Ginger Campbell, MDThe Brain Science Podcast recently passed 4 million downloads and it remains entrenched at or near the top of the iTunes rankings for Science and Medicine. So now it's time for our 6th Annual Review Episode. The purpose of this year-ending podcast is to review some of the year's highlights and key ideas. As I reviewed the transcripts of this year's episodes I was struck by the fact that although each episode stands alone, they also inform one another. One unifying theme was the importance of taking an evolutionary approach to understanding how the human brain generates complex features like mind and consciousness.

     

    listen-to-audio Listen to Episode 92

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    Ted Meisner: Secular Buddhism (podcast)

    Ted Meisner (click to listen)I recently had the opportunity to be a guest on The Secular Buddhist podcast, which is hosted by Ted Meisner. We talked about neuroscience and my new eBook Are You Sure? The Unconscious Origins of Certainty. I enjoyed learning about the Secular Buddhist Association, which is an outgrowth of the podcast, but I was surprised that listener feedback indicated that many listeners have a poor understanding of Buddhism and how it relates to Secularism. That is why I invited Meisner to come on my Books and Ideas podcast.

    I have just posted this interview as Episode 50:

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    NMX - I'll Be There

    Where do Emotions Begin?

    Dr. Jaak Panksepp (click to play audio)In his new book The Archaeology of Mind: Neuroevolutionary Origins of Human Emotions Jaak Panksepp set out to make his life's work more accessible to a general audience. To be honest, reading this book requires a significant commitment, but I think he does a wonderful job of updating his classic textbook Affective Neuroscience. Anyone who is interested in this field will definitely want this book as a reference. The other strength of Archeology of Mind is its evolutionary approach. The primary emotional processes that Panksepp has spent his career studying have their origins in the ancient parts of the brain that are shared by all mammals. This contradicts longstanding assumptions in neuroscience, but it has important implications for both humans and other animals.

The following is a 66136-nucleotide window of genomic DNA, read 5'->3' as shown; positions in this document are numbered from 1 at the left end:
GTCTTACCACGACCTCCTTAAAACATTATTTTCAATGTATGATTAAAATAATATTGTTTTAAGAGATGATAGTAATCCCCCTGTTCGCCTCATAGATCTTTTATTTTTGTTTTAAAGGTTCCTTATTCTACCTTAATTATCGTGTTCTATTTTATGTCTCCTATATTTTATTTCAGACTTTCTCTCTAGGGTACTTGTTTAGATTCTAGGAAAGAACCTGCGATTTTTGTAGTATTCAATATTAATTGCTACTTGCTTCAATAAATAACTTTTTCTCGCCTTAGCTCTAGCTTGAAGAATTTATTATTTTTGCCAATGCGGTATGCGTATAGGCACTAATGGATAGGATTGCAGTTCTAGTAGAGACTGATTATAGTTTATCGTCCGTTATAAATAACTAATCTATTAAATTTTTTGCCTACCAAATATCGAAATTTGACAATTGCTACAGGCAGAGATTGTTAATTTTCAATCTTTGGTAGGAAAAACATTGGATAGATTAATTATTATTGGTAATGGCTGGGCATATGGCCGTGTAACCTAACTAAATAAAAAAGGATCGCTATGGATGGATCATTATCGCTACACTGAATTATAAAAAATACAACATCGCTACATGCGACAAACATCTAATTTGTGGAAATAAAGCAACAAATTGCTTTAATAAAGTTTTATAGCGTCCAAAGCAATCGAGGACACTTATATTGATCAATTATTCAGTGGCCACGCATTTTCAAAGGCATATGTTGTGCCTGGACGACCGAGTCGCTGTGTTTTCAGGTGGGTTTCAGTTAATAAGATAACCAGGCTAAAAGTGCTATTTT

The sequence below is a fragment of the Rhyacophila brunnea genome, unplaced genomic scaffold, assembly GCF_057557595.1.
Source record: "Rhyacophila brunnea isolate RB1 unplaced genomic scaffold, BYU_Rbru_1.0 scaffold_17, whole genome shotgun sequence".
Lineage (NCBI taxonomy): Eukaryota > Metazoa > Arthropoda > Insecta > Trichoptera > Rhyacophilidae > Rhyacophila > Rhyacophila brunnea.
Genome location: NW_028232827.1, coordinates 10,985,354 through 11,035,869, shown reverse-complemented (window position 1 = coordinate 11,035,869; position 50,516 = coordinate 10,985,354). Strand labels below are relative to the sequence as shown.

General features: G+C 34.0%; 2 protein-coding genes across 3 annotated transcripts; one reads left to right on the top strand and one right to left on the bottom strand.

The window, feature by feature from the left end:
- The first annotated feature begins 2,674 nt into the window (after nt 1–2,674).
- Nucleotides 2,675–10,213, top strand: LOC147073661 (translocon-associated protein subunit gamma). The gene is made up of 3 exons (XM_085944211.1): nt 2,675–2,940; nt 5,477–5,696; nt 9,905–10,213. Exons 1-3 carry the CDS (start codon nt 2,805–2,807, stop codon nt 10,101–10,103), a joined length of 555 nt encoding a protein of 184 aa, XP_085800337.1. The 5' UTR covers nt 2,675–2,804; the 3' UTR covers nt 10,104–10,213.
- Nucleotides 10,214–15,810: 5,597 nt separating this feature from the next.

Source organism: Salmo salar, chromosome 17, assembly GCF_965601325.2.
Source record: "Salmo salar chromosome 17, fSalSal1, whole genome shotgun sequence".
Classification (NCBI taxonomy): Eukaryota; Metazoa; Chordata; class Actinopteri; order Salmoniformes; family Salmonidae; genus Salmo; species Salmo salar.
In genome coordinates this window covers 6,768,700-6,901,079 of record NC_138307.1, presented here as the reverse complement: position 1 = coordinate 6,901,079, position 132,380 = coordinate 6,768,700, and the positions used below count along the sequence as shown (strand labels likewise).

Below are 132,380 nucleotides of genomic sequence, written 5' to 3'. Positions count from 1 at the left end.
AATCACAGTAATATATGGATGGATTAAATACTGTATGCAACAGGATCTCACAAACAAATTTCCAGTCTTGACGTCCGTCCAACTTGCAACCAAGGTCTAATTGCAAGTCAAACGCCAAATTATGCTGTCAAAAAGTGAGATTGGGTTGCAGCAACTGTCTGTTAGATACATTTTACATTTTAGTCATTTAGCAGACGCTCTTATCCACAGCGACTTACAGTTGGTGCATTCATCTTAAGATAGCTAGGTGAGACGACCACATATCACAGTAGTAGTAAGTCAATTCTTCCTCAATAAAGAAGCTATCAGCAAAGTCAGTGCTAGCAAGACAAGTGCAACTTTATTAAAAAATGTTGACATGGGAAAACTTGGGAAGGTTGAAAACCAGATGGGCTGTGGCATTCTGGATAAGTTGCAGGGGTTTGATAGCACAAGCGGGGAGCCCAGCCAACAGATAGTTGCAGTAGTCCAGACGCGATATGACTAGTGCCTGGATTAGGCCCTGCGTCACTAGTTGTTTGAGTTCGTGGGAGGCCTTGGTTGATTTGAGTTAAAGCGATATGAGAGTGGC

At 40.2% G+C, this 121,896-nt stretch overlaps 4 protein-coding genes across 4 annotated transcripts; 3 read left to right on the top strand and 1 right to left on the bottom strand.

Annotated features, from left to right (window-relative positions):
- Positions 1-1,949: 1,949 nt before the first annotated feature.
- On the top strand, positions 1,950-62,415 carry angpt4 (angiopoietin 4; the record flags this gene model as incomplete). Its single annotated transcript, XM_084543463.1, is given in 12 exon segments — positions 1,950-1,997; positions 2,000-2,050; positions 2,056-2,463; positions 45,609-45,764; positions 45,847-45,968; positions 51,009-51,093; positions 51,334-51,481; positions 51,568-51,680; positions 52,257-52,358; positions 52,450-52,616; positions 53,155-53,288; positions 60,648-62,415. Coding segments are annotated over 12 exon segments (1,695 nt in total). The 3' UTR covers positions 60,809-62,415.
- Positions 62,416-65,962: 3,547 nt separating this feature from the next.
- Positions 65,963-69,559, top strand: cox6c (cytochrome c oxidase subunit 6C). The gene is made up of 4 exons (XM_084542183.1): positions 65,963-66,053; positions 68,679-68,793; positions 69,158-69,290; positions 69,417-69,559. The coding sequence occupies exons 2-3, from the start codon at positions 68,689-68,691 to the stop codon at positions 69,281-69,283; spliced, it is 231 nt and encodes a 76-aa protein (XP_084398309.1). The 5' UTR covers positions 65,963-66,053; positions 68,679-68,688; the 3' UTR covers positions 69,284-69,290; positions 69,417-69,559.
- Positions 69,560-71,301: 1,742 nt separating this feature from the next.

In Episode 91 of the Brain Science Podcast Dr. Panksepp and I talked about some of the new information contained in Archeology of Mind with a particular focus on FEAR, which contrary to what many researchers claim, does NOT begin in the amygdala, but begins much lower. We do talk briefly about the experimental evidence, but this was covered in more detail during Dr. Panksepp's previous appearance on the Brain Science Podcast in BSP 65.

    listen-to-audio Listen to Episode 91

    Click here for detailed shownotes and free transcript.

    CEUs for Psychologists

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    Video Game Music with Emily Reese (Books and Ideas podcast)

    Emily Reese (Photo by Nate Ryan)Episode 49 of Books and Ideas is an interview with Emily Reese from Minnesota Public Radio. Reese is the host of two podcasts that I enjoy: Top Score and Learning to Listen. In this interview we focus on Top Score, which is a podcast about video game music. Reese interviews the composers and gives listeners an inside look at the challenges that face composers in this new, but growing field. You don't need to be a muscian or a gamer to enjoy Emily's podcasts. 

    Listen to Episode 49 of Books and Ideas